• Authorize CDC grants for states and localities to improve their Prescription Drug Monitoring Programs (PDMPs), collect public health data, implement other evidence-based prevention strategies, encourage data sharing between states, and support other prevention and research activities related to controlled substances, including education and awareness efforts.
  • Provide loan repayment for substance use disorder treatment professionals, including physicians, who agree to work in mental health professional shortage areas (HPSA) or counties that have been hardest hit by drug overdoses and clarify that mental and behavioral health providers participating in the National Health Service Corps can provide care at a school or other community-based setting located in an HPSA as part of their obligated service requirements.
  • Help stop the flow of illicit opioids into the country by mail, especially synthetic fentanyl and its analogs, which are responsible for the rise in overdose deaths.
  • Provide funding to encourage research and development of new non-addictive painkillers and non-opioid drugs and treatments.
  • Require HHS to study and report to Congress on the impact of federal and state laws and regulations that limit the length, quantity, or dosage of opioid prescriptions; direct the Government Accountability Office to analyze and issue a report to Congress on the barriers to access for substance use disorder treatment medications under various drug distribution models, as well as addressing options for state Medicaid programs to reduce or remove such barriers; and direct the Medicaid and CHIP Payment and Access Commission to conduct a study on utilization management controls applied to MAT options in both fee-for-service and managed care Medicaid programs.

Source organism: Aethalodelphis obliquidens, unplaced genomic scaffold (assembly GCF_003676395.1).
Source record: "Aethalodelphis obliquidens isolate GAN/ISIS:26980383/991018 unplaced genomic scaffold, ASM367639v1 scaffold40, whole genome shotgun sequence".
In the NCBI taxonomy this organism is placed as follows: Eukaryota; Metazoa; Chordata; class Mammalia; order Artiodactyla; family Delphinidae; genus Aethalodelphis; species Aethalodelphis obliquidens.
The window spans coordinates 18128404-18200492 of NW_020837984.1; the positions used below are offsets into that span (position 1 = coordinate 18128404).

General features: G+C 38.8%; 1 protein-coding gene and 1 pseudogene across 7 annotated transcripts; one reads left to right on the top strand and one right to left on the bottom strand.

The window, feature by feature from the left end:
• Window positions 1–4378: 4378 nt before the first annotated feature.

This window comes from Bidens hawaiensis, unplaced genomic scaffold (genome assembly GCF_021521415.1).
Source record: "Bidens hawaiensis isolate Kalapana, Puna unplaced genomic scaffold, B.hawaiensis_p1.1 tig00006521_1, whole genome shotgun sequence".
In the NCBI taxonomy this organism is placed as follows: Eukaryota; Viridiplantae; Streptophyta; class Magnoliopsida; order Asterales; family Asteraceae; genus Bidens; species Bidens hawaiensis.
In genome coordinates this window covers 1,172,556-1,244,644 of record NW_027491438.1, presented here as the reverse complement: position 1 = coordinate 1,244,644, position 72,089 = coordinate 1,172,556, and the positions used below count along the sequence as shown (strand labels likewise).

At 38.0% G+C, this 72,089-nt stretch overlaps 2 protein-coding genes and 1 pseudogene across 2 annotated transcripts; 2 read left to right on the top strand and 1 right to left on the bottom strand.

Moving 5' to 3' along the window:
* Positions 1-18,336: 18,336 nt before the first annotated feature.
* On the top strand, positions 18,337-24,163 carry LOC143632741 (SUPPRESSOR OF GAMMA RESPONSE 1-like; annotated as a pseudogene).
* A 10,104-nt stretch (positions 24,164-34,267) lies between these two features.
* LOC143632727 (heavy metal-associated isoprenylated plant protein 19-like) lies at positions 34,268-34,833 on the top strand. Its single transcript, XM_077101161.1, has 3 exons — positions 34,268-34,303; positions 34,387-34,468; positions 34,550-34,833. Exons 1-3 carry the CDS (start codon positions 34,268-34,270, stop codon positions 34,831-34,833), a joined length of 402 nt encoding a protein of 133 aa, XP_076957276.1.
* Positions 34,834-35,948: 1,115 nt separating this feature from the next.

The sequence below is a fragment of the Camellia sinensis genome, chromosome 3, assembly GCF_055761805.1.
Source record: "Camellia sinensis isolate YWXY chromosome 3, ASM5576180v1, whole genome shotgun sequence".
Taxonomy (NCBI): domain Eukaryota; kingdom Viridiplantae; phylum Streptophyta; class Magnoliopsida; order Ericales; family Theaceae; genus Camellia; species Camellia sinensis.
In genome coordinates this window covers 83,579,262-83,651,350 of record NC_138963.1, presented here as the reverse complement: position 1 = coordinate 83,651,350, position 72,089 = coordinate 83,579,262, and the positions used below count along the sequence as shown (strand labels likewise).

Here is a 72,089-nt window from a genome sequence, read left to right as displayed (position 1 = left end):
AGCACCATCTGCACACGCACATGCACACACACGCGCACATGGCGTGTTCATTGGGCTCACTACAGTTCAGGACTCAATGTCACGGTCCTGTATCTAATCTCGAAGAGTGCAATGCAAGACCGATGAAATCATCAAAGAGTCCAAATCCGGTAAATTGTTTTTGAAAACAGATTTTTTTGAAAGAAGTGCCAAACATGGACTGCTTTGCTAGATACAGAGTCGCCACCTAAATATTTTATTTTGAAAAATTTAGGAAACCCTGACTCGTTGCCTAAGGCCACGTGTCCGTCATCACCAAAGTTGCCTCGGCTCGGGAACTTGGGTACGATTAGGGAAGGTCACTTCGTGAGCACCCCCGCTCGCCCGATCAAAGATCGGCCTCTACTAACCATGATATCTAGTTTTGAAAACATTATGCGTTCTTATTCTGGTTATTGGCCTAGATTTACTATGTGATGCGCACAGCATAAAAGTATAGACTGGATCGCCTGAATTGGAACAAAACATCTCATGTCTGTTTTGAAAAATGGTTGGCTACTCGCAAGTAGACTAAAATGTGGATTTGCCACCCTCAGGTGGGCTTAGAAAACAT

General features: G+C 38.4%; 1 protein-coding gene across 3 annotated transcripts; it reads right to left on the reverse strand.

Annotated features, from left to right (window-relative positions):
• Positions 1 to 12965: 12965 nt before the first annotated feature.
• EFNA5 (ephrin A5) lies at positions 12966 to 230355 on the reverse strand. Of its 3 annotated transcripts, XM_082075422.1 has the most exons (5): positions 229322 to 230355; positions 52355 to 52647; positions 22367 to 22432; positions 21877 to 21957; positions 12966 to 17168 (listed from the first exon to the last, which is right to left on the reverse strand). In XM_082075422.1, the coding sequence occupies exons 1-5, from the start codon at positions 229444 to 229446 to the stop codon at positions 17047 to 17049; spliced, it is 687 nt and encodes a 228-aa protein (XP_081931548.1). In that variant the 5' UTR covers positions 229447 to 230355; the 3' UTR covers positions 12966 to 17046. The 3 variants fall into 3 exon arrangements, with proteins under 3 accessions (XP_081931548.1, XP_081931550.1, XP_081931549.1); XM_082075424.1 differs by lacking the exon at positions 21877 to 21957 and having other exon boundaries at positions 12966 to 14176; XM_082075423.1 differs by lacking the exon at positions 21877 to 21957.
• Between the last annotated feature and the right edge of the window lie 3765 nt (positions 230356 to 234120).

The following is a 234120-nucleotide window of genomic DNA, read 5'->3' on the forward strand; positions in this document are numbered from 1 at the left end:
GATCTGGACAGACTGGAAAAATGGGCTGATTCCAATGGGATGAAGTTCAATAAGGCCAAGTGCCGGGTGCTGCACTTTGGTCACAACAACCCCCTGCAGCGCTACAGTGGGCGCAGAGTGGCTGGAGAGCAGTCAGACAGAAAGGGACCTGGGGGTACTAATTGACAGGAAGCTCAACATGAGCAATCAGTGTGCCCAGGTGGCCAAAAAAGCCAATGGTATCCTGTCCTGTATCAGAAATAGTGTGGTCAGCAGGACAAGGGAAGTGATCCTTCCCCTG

• Require the Department of Labor, in collaboration with the Centers for Medicare & Medicaid Services (CMS) and the secretary of the treasury, to provide additional information in annual reports to Congress on mental health parity compliance.

The final bill also retained some provisions that would create a federal mandate for physicians to electronically prescribe controlled substances (EPCS) by January 2021 for prescriptions for Schedule II, III, IV, and V controlled substances covered under a Medicare Part D Prescription Drug Plan or Medicare Advantage (MA) Prescription Drug Plan. The final language did, however, include the requirement that the Drug Enforcement Administration update its regulations pertaining to how prescribers authenticate prescriptions using biometrics to keep up with changing technology. Another provision requires the Secretary of HHS to establish a standard, secure electronic prior authorization system (ePA) for covered Part D and MA drugs but allows plans to continue to operate their individual proprietary online portals. 

 Click here to read the bill.